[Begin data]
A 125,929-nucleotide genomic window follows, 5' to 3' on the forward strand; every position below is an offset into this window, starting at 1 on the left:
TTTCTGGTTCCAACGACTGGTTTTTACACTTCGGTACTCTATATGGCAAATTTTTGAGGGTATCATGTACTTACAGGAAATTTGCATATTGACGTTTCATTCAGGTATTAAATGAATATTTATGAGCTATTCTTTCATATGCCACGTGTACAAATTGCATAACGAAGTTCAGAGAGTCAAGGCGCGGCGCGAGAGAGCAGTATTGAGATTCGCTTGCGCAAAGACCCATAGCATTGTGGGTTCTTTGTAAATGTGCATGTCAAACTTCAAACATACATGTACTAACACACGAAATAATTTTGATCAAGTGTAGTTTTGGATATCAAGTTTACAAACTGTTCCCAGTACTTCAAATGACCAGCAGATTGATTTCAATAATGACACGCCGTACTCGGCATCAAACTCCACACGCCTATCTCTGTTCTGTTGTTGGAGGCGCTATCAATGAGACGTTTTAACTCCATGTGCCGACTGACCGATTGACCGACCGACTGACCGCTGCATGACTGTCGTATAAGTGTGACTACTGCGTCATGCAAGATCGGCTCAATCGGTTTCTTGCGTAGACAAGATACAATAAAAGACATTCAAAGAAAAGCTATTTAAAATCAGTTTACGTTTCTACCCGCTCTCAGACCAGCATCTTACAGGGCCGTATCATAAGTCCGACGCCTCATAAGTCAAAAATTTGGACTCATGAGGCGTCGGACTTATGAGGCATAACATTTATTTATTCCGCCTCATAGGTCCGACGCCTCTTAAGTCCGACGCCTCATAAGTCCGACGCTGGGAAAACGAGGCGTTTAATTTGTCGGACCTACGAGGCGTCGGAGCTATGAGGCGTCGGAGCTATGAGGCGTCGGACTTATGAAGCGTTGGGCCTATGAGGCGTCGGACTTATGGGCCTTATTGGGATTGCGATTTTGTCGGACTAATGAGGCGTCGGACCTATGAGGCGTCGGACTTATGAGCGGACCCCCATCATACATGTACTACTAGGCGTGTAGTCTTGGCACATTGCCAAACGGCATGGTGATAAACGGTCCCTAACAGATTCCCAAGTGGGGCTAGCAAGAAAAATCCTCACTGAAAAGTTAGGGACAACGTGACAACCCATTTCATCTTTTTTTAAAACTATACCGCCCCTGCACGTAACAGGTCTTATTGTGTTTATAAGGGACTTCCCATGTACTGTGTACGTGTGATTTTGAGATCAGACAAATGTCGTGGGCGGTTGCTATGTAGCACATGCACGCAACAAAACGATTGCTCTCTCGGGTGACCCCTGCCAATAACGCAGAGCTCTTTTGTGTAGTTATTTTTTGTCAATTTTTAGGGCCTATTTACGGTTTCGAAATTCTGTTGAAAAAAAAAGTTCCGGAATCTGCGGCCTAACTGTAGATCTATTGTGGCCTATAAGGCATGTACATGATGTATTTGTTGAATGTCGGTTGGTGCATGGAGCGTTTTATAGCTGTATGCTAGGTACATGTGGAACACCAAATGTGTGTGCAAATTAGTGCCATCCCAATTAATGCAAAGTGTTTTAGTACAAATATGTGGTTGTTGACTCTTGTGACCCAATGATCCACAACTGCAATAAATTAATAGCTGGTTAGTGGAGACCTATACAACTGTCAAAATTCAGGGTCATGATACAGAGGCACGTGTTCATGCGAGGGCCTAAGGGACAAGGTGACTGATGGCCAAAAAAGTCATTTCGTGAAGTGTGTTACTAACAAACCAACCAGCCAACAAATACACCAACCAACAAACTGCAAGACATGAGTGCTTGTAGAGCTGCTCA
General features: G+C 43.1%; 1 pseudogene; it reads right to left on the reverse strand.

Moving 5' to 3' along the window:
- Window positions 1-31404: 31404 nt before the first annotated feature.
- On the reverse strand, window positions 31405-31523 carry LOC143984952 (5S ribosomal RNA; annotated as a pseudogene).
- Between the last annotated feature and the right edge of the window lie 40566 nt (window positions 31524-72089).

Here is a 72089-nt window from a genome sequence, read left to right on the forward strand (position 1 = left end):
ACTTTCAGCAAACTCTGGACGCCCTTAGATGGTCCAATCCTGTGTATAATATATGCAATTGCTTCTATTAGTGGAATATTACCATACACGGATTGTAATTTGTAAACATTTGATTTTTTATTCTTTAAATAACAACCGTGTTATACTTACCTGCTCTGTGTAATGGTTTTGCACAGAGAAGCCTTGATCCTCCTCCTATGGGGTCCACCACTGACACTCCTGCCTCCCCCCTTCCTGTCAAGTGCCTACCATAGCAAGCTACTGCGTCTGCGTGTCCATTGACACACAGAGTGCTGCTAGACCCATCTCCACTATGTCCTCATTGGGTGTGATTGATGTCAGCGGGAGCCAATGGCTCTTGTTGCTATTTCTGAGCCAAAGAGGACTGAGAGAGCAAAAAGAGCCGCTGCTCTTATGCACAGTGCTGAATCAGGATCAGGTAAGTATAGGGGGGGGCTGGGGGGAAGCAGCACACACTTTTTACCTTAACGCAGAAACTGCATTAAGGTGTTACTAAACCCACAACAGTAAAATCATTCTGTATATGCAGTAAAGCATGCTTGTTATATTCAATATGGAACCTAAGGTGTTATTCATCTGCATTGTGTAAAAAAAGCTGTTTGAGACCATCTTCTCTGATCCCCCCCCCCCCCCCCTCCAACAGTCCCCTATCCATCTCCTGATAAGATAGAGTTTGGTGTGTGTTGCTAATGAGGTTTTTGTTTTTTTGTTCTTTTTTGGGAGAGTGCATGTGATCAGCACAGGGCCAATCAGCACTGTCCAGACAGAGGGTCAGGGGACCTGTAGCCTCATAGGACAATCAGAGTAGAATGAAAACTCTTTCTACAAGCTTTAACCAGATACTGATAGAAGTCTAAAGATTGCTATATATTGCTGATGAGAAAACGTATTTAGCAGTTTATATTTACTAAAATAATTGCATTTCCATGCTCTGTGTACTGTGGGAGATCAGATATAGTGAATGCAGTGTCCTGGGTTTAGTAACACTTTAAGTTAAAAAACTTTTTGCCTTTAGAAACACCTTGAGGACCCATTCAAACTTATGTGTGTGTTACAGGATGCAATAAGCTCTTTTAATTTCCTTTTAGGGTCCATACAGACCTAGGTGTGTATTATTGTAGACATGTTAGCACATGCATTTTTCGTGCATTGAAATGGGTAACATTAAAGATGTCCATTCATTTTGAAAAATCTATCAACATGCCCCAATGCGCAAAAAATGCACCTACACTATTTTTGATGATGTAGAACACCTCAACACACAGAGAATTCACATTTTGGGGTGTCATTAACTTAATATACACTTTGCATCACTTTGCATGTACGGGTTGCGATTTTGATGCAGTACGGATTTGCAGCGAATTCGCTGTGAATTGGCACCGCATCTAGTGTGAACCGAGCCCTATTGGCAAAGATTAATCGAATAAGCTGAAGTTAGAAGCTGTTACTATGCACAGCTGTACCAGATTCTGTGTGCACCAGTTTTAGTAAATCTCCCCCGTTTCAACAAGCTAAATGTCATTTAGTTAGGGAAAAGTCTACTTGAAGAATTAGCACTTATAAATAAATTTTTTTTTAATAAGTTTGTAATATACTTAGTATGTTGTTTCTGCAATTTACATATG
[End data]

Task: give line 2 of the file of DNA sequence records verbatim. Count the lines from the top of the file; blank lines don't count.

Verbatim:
TTTCTGGTTCCAACGACTGGTTTTTACACTTCGGTACTCTATATGGCAAATTTTTGAGGGTATCATGTACTTACAGGAAATTTGCATATTGACGTTTCATTCAGGTATTAAATGAATATTTATGAGCTATTCTTTCATATGCCACGTGTACAAATTGCATAACGAAGTTCAGAGAGTCAAGGCGCGGCGCGAGAGAGCAGTATTGAGATTCGCTTGCGCAAAGACCCATAGCATTGTGGGTTCTTTGTAAATGTGCATGTCAAACTTCAAACATACATGTACTAACACACGAAATAATTTTGATCAAGTGTAGTTTTGGATATCAAGTTTACAAACTGTTCCCAGTACTTCAAATGACCAGCAGATTGATTTCAATAATGACACGCCGTACTCGGCATCAAACTCCACACGCCTATCTCTGTTCTGTTGTTGGAGGCGCTATCAATGAGACGTTTTAACTCCATGTGCCGACTGACCGATTGACCGACCGACTGACCGCTGCATGACTGTCGTATAAGTGTGACTACTGCGTCATGCAAGATCGGCTCAATCGGTTTCTTGCGTAGACAAGATACAATAAAAGACATTCAAAGAAAAGCTATTTAAAATCAGTTTACGTTTCTACCCGCTCTCAGACCAGCATCTTACAGGGCCGTATCATAAGTCCGACGCCTCATAAGTCAAAAATTTGGACTCATGAGGCGTCGGACTTATGAGGCATAACATTTATTTATTCCGCCTCATAGGTCCGACGCCTCTTAAGTCCGACGCCTCATAAGTCCGACGCTGGGAAAACGAGGCGTTTAATTTGTCGGACCTACGAGGCGTCGGAGCTATGAGGCGTCGGAGCTATGAGGCGTCGGACTTATGAAGCGTTGGGCCTATGAGGCGTCGGACTTATGGGCCTTATTGGGATTGCGATTTTGTCGGACTAATGAGGCGTCGGACCTATGAGGCGTCGGACTTATGAGCGGACCCCCATCATACATGTACTACTAGGCGTGTAGTCTTGGCACATTGCCAAACGGCATGGTGATAAACGGTCCCTAACAGATTCCCAAGTGGGGCTAGCAAGAAAAATCCTCACTGAAAAGTTAGGGACAACGTGACAACCCATTTCATCTTTTTTTAAAACTATACCGCCCCTGCACGTAACAGGTCTTATTGTGTTTATAAGGGACTTCCCATGTACTGTGTACGTGTGATTTTGAGATCAGACAAATGTCGTGGGCGGTTGCTATGTAGCACATGCACGCAACAAAACGATTGCTCTCTCGGGTGACCCCTGCCAATAACGCAGAGCTCTTTTGTGTAGTTATTTTTTGTCAATTTTTAGGGCCTATTTACGGTTTCGAAATTCTGTTGAAAAAAAAAGTTCCGGAATCTGCGGCCTAACTGTAGATCTATTGTGGCCTATAAGGCATGTACATGATGTATTTGTTGAATGTCGGTTGGTGCATGGAGCGTTTTATAGCTGTATGCTAGGTACATGTGGAACACCAAATGTGTGTGCAAATTAGTGCCATCCCAATTAATGCAAAGTGTTTTAGTACAAATATGTGGTTGTTGACTCTTGTGACCCAATGATCCACAACTGCAATAAATTAATAGCTGGTTAGTGGAGACCTATACAACTGTCAAAATTCAGGGTCATGATACAGAGGCACGTGTTCATGCGAGGGCCTAAGGGACAAGGTGACTGATGGCCAAAAAAGTCATTTCGTGAAGTGTGTTACTAACAAACCAACCAGCCAACAAATACACCAACCAACAAACTGCAAGACATGAGTGCTTGTAGAGCTGCTCA